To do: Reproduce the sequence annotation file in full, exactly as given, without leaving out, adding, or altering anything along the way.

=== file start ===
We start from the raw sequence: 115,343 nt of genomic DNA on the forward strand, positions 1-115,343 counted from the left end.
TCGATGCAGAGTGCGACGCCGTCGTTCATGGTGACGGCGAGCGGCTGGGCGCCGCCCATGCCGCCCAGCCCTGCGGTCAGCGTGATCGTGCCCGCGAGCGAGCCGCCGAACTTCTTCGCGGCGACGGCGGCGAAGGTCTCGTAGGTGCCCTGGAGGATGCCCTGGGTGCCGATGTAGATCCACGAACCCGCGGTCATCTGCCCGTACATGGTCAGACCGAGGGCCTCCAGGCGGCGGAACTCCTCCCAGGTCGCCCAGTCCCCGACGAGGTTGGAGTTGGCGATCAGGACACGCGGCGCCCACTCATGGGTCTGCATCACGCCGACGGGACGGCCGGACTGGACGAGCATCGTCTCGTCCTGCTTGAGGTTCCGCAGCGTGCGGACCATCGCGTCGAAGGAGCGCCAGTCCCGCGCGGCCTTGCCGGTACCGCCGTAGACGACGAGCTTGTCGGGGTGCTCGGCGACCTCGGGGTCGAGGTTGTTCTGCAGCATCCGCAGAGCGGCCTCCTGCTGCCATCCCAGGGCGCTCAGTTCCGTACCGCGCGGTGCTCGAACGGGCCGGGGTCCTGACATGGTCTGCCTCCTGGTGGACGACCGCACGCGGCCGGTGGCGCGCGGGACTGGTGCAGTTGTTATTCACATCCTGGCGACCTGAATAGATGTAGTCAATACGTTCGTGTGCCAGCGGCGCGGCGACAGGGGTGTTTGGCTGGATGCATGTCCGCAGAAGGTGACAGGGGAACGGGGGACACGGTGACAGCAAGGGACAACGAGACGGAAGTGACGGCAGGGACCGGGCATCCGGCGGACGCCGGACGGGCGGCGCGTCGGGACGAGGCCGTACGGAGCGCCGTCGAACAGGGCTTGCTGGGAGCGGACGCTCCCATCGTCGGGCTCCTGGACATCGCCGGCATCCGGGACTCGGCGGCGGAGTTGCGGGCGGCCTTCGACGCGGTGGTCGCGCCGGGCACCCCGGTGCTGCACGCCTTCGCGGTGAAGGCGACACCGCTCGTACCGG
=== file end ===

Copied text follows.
We start from the raw sequence: 115,343 nt of genomic DNA on the forward strand, positions 1-115,343 counted from the left end.
TCGATGCAGAGTGCGACGCCGTCGTTCATGGTGACGGCGAGCGGCTGGGCGCCGCCCATGCCGCCCAGCCCTGCGGTCAGCGTGATCGTGCCCGCGAGCGAGCCGCCGAACTTCTTCGCGGCGACGGCGGCGAAGGTCTCGTAGGTGCCCTGGAGGATGCCCTGGGTGCCGATGTAGATCCACGAACCCGCGGTCATCTGCCCGTACATGGTCAGACCGAGGGCCTCCAGGCGGCGGAACTCCTCCCAGGTCGCCCAGTCCCCGACGAGGTTGGAGTTGGCGATCAGGACACGCGGCGCCCACTCATGGGTCTGCATCACGCCGACGGGACGGCCGGACTGGACGAGCATCGTCTCGTCCTGCTTGAGGTTCCGCAGCGTGCGGACCATCGCGTCGAAGGAGCGCCAGTCCCGCGCGGCCTTGCCGGTACCGCCGTAGACGACGAGCTTGTCGGGGTGCTCGGCGACCTCGGGGTCGAGGTTGTTCTGCAGCATCCGCAGAGCGGCCTCCTGCTGCCATCCCAGGGCGCTCAGTTCCGTACCGCGCGGTGCTCGAACGGGCCGGGGTCCTGACATGGTCTGCCTCCTGGTGGACGACCGCACGCGGCCGGTGGCGCGCGGGACTGGTGCAGTTGTTATTCACATCCTGGCGACCTGAATAGATGTAGTCAATACGTTCGTGTGCCAGCGGCGCGGCGACAGGGGTGTTTGGCTGGATGCATGTCCGCAGAAGGTGACAGGGGAACGGGGGACACGGTGACAGCAAGGGACAACGAGACGGAAGTGACGGCAGGGACCGGGCATCCGGCGGACGCCGGACGGGCGGCGCGTCGGGACGAGGCCGTACGGAGCGCCGTCGAACAGGGCTTGCTGGGAGCGGACGCTCCCATCGTCGGGCTCCTGGACATCGCCGGCATCCGGGACTCGGCGGCGGAGTTGCGGGCGGCCTTCGACGCGGTGGTCGCGCCGGGCACCCCGGTGCTGCACGCCTTCGCGGTGAAGGCGACACCGCTCGTACCGG